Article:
A Penguin Summer

This past summer, I tried to have a Summer of Penguin. Here’s how it went, how it failed, and I how I didn’t understand what I was taking on. A follow up post will cover the iteration it inspired by accident.

When I was a teen (and, honestly, well into my 20’s), I worked for a public library system back in the Fredericksburg, Virginia area. I was fifteen when I started working in our tiny branch in North Stafford after school and weekends and quickly adapted to thinking of the library staff as an extension of my own family. One of the librarians in particular, LVK, offered me this advice once:

This summer, for every fun book you read, read one classic.

LVK

I, of course, scoffed. What did LVK know about me or my reading? I continued on my way, devouring a half dozen books a week, most of which I couldn’t recall the titles of now. But that advice haunted me, stuck with me, became a lamp post goal.

Until this summer when I tried it. I had grand plans, mind you – I average a week or so per book. Sometimes more if it’s a “thicker” read, sometimes less if I’m really into it. Surely I could knock off a half dozen books over the course of a summer?

With this in mind and the arrogant confidence of my teen years slipping through after all these decades, I bought a dozen Penguin Classics in hardback. They’re all books that are on the poster my oldest gave me, all books I want to read. How could this be a problem?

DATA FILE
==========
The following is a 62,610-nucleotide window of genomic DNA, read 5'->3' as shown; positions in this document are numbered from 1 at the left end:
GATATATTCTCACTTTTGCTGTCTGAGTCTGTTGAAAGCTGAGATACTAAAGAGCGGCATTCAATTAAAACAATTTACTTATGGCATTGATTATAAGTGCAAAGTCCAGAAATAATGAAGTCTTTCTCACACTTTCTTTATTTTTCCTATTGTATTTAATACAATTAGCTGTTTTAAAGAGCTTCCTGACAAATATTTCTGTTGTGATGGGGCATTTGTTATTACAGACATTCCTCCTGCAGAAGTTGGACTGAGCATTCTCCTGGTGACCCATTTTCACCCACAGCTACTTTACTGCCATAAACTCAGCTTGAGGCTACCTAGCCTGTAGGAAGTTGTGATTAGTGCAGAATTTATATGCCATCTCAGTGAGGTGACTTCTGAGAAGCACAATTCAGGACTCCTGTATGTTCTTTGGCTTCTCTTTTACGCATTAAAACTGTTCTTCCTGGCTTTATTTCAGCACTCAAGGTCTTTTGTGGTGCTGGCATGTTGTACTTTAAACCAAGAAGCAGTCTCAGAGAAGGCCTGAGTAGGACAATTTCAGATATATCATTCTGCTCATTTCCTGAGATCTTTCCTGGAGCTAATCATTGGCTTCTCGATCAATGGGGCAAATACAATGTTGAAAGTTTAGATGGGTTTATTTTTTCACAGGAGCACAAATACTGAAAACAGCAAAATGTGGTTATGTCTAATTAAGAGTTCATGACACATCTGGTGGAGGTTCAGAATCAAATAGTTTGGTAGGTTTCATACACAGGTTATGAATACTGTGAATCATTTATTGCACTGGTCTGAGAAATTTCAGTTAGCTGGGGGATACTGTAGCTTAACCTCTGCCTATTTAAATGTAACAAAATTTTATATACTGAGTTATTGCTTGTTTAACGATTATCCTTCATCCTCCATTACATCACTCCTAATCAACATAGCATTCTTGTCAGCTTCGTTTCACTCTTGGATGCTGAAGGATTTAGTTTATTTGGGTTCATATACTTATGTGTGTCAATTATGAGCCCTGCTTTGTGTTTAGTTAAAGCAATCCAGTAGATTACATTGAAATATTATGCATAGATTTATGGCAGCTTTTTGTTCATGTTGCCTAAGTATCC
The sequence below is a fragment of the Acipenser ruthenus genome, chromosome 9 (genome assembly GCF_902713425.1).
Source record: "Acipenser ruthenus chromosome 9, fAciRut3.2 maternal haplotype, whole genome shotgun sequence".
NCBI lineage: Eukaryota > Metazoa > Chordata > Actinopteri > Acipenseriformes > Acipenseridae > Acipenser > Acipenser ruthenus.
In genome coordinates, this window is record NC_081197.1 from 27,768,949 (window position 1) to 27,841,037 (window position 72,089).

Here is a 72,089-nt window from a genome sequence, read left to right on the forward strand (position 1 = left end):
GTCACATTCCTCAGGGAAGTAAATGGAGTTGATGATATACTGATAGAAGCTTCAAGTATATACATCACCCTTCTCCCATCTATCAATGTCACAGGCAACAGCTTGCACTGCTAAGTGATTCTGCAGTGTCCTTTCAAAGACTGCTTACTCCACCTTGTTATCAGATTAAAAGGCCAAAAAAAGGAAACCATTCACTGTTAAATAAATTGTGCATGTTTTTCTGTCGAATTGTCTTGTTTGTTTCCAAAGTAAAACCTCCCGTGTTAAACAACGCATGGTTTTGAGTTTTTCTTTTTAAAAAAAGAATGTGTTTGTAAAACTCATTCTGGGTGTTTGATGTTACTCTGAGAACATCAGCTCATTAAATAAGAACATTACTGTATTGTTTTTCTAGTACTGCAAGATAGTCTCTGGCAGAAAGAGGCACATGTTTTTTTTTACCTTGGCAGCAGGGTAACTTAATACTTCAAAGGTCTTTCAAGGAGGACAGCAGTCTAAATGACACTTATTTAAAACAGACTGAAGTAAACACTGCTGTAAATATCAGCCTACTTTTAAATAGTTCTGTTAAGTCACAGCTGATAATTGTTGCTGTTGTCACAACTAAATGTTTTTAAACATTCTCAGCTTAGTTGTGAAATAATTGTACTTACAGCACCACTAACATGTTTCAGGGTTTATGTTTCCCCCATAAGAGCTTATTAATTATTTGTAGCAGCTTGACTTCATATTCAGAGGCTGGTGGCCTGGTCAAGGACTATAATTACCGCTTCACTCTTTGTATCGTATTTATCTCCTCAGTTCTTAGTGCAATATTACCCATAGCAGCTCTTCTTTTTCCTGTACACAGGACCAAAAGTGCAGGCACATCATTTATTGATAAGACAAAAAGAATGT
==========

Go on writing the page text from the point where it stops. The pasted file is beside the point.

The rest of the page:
As it turns out, I can’t read them anywhere near as fast as I thought I could. Of the dozen or so books I set out with, I’ve read three so far. I’m still trying, and even that three feels like an accomplishment. The first book was Lord Jim, then Moby Dick followed (eventually) by The Picture of Dorian Gray. I really loved the Picture of Dorian Gray, which was a much easier read with a lot less whale bits. I read other books at the same time, and was often amused to see that most of them bore the Penguin imprint. I wish that had been on purpose.

Why Penguin? This goes back to college, when they were the publisher of choice for most of my Classics and Philosophy texts. I tend to enjoy/prefer their translators and formats.

Would I consider this a success? I think so. I finished this summer (school starts here on Wednesday) having read more from the classical canon than when I started the summer, and I do feel wiser for it. Will I continue? The pile of clothbound Penguin classics I bought in anticipation says yes.

But this also inspired me to try another reading experiment, the topic of a future blog post. Until then, keep reading!

The best laid plans of mice and men are drowned in summer wine

When I set out on this weekend Friday, I had no plans. It was glorious – a weekend without commitments, without obligations, even without errands. Maybe a few chores – a body needs to bathe and wear clean clothes, after all – but nothing too demanding or distracting.

Alas.

First it was the middle daughter. We’ve been working on her driving (she wants to get her license in a few months when she turns 18), and she came to me with a bold plan: what if we went driving Saturday, practiced some things, and oh by the way, go see Suicide Squad while we’re over at the mall practicing?